Genocide in Iraq & Syria

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June 17, 2016

Three Influential Syrians Seek Peace through Federalism and American Involvement

One of America’s most important exports may not be an economic good at all, but a model of governance. In the United States both state and federal governments are sovereign over the same territory, but the Constitution reserves different responsibilities to each. This principle is known as federalism, and according to Dr. Benjamin Sovacool, “other countries continue to model American-style federalism.” He writes that, “Germany, the Republic of Austria, Russian Federation, Spain, India, and Nigeria have all based parts of their government structure on American federalism, choosing to decentralize power by adopting constitutions that are more federalist than the ones that they have replaced.”

Three leaders of Syrian civil society hope their nation will be the next on that list. On June 10th Mr. Bassam Ishak, President of the Syriac National Council of Syria, Ms. Sinem Mohammed, Member of the Kurdish High Council in Rojava, and Mr. Mouaz Moustafa, Director of the Syrian Emergency Task Force, met in the Cannon House Office Building in Washington, D.C. to discuss Syria’s post conflict future. This discussion was historic, because it included a representative from three of the most important factions fighting and living in Syria. The Kurds, Syriac Christians, and Arab Muslims have different agendas, interests and loyalties, which have short-circuited cooperation and eroded trust throughout most of Syria’s long civil war. The speakers believe that can and must change.

They did not ignore the reality that what Mr. Moustafa called “the beautiful mosaic that is Syria” is currently shattered by terror, repression, warfare, a refugee crisis, and competing foreign influences. Yet, Mr. Ishak summarized the theory behind the panel discussion: Without a vision to unite behind, no unity will be possible. Part of the division among opponents of ISIS and Bashar al-Assad results from a lack of vision for post conflict Syria.

Each of the panelists offered their perspective on what a federal Syria would look like. Ms. Mohammed spoke on behalf of Syrian Kurds. In March the Kurds announced the unification of their three cantons in Northern Syria. The Kurdish declaration, known as the “Third Line,” could be a model for Syria going forward. When asked whether the Kurdish policy is a prelude to secession and a divided Syria, she argued that the country is already divided and cited the United States’ unified federal system as a model. The central government should be weak, but a federal Syria would have an explicit constitutional provision guaranteeing unity, she said.

To allay concerns about Kurdish exclusivity, Bassam Ishak said relations between his people, the Syriacs, and the Kurds have been good in the Northern cantons. Mr. Ishak contrasted federalism with two other proposals: A religious state and an Arab national state. Neither of these arrangements would likely respect Christian minorities (Syriacs and Armenians), which comprise about 10% of the population. The Syriac Christians, the most ancient people in Syria, are a “litmus test” for any institutional arrangement, claimed Mr. Ishak. He feared that a constitutionally religious Syria would follow the path of Iran after its revolution, the antithesis of inclusivity. Similarly, an Arab national state risks following the path of Iraq. “We don’t want to go from an Alawite dictator to a Sunni dictator,” he said. If a plan for government allows Syriac Christians to exist with dignity, then it may be equitable enough to endure. The federal system accommodates religious and ethnic diversity by allowing somewhat different rules to govern different regions. “This is not an ingenious system we have come up with,” Mr. Ishak said, “Its logical.”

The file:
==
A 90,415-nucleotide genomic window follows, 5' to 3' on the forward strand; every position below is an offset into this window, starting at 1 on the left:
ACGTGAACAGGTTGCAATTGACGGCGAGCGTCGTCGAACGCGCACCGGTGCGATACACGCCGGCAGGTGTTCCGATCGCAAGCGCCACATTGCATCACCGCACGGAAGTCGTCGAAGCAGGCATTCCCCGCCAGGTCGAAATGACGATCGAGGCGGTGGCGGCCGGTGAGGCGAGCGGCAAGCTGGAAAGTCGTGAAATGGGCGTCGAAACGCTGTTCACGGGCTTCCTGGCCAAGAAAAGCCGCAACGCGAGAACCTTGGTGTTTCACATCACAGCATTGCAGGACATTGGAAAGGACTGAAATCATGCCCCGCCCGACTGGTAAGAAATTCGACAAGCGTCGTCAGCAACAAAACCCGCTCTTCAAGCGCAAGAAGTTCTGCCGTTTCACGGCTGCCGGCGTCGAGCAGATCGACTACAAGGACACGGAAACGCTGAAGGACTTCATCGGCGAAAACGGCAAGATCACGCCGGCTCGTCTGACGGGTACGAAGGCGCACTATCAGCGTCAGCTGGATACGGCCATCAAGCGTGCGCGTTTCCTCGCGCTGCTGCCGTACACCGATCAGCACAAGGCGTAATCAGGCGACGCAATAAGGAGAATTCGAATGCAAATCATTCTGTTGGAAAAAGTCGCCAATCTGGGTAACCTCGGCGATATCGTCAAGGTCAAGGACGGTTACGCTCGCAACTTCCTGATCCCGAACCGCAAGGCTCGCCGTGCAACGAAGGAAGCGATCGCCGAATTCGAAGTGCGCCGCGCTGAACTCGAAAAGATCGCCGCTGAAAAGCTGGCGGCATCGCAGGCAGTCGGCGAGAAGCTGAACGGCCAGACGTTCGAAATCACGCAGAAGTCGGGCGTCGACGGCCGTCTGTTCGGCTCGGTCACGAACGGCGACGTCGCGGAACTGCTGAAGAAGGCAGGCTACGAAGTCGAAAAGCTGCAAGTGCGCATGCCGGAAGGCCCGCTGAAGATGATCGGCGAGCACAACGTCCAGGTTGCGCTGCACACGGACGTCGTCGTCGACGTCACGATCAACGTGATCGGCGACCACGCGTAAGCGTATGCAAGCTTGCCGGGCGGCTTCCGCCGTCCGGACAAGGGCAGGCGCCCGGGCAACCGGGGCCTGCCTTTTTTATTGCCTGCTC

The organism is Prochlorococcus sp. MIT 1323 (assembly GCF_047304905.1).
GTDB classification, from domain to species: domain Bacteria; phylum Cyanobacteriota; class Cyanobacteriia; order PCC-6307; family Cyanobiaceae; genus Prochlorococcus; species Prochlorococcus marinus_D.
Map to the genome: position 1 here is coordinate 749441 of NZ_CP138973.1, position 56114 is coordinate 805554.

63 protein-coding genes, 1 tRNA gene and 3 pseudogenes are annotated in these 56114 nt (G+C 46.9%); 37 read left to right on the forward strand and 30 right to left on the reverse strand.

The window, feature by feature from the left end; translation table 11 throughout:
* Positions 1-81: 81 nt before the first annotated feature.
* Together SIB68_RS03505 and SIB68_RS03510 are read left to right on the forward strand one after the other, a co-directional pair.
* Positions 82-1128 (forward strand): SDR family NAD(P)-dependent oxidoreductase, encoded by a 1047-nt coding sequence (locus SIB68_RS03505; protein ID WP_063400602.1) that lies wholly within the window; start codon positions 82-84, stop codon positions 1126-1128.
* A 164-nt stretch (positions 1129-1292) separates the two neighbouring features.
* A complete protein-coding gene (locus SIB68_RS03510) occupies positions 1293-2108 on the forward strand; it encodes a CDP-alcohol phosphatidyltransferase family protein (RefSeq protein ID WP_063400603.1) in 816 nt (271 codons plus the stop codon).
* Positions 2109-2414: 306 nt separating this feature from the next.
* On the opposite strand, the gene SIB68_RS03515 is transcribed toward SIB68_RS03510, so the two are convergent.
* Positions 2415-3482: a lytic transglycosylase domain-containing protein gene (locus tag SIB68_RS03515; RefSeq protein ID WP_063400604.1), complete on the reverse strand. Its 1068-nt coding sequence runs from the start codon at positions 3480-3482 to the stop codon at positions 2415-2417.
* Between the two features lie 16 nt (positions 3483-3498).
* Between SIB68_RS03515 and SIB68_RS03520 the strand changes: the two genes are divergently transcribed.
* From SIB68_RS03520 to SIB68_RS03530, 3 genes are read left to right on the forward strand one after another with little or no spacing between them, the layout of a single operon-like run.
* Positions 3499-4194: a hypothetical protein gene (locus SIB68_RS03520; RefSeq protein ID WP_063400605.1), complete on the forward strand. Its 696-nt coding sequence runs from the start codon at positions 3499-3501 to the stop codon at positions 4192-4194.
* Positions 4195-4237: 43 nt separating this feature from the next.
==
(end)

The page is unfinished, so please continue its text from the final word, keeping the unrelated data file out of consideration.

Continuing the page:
The final speaker, Mouaz Moustafa, represents a coalition of different groups fighting against Assad and ISIS. He is connected to leaders in the Free Syrian Army (FSA). Although he also supports a federal solution, he says that sectarianism is an unfortunate problem plaguing opposition movements. They are united in their hatred for ISIS and Assad, but they have struggled coordinating. He shared a conversation he had with a young soldier on the front who expressed willingness to dialogue with other groups and even cede military positions to other anti-ISIS militias. He repeatedly stressed that such trust building measures are necessary if control of Syria is to be wrested from ISIS and Assad.

Federalism is no panacea. Sovacool considers Nigeria a federalist country, and as my last post outlined, the Nigerian government systematically fails to protect minorities. Russia is unlikely to acquiesce to a federal solution unless Basar al-Assad has some place in the new government. Turkey fears that strengthening the Kurds in Syria will strengthen the Kurdish PKK party in Turkey, which the U.S. and Turkey consider a terrorist organization. Finally, the mistrust and intermittent fighting between Kurdish, Syriac, and Arab opposition groups must be drastically diminished.

In order to make federalism work in Syria, America’s strong authority as a model needs to be backed up by strong involvement. America should be fostering discussion amongst the leadership of key Syrian factions and engaging in negotiations with Russia at the presidential level. The U.S. also needs to impose a no fly zone to prevent the indiscriminate destruction caused by Assad’s aerial campaigns. The panelists were not specific on what U.S presence “on the ground” would entail. On its necessity, however, they were unanimous.


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